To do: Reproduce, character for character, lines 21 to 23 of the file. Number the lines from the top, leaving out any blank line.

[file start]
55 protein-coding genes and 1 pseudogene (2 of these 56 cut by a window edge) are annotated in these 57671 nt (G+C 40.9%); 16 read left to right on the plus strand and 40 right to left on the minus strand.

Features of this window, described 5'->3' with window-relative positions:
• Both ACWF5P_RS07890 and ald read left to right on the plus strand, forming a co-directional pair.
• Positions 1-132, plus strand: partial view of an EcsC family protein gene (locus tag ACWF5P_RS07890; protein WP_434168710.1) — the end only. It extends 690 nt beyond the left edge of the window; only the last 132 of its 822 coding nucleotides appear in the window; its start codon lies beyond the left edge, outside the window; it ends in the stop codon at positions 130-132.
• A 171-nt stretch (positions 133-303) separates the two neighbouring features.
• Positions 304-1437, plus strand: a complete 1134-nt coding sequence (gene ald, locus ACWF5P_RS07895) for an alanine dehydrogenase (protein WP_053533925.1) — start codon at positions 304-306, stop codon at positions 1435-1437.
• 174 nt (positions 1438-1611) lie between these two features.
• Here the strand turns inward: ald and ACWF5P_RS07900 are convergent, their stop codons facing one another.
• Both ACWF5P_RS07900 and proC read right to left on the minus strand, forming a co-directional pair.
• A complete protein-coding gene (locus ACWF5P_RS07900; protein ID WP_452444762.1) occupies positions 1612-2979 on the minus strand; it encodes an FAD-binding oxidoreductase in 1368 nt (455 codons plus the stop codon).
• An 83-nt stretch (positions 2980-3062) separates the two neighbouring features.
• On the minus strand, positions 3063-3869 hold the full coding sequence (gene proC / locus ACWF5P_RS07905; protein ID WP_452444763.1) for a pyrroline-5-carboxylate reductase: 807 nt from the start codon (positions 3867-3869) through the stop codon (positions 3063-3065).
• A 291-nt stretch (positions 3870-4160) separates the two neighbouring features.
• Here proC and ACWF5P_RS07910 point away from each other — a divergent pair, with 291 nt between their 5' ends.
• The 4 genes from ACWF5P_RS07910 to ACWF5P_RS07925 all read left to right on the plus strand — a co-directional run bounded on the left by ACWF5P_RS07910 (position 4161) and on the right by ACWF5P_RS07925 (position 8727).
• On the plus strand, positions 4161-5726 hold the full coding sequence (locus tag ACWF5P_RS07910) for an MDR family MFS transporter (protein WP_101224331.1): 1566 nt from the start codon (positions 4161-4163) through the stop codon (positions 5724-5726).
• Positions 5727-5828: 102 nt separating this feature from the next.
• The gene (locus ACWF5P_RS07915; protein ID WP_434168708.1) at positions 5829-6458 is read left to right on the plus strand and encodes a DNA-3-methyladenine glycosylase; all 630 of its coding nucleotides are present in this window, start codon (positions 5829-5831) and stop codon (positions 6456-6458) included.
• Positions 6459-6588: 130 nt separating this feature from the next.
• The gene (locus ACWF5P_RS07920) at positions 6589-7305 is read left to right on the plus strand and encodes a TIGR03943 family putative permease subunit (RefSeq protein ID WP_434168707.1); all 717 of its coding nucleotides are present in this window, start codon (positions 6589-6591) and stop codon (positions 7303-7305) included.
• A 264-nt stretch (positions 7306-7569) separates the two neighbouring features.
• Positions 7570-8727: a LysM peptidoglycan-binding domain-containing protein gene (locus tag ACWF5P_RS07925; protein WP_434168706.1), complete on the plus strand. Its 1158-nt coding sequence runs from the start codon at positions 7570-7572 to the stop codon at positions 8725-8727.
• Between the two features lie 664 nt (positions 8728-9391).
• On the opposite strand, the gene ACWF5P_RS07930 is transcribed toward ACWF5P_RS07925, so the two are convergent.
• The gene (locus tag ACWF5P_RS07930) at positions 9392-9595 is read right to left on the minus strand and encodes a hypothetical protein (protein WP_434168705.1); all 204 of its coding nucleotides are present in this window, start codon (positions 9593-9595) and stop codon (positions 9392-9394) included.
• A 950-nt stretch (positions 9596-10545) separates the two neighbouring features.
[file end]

• A 264-nt stretch (positions 7306-7569) separates the two neighbouring features.
• Positions 7570-8727: a LysM peptidoglycan-binding domain-containing protein gene (locus tag ACWF5P_RS07925; protein WP_434168706.1), complete on the plus strand. Its 1158-nt coding sequence runs from the start codon at positions 7570-7572 to the stop codon at positions 8725-8727.
• Between the two features lie 664 nt (positions 8728-9391).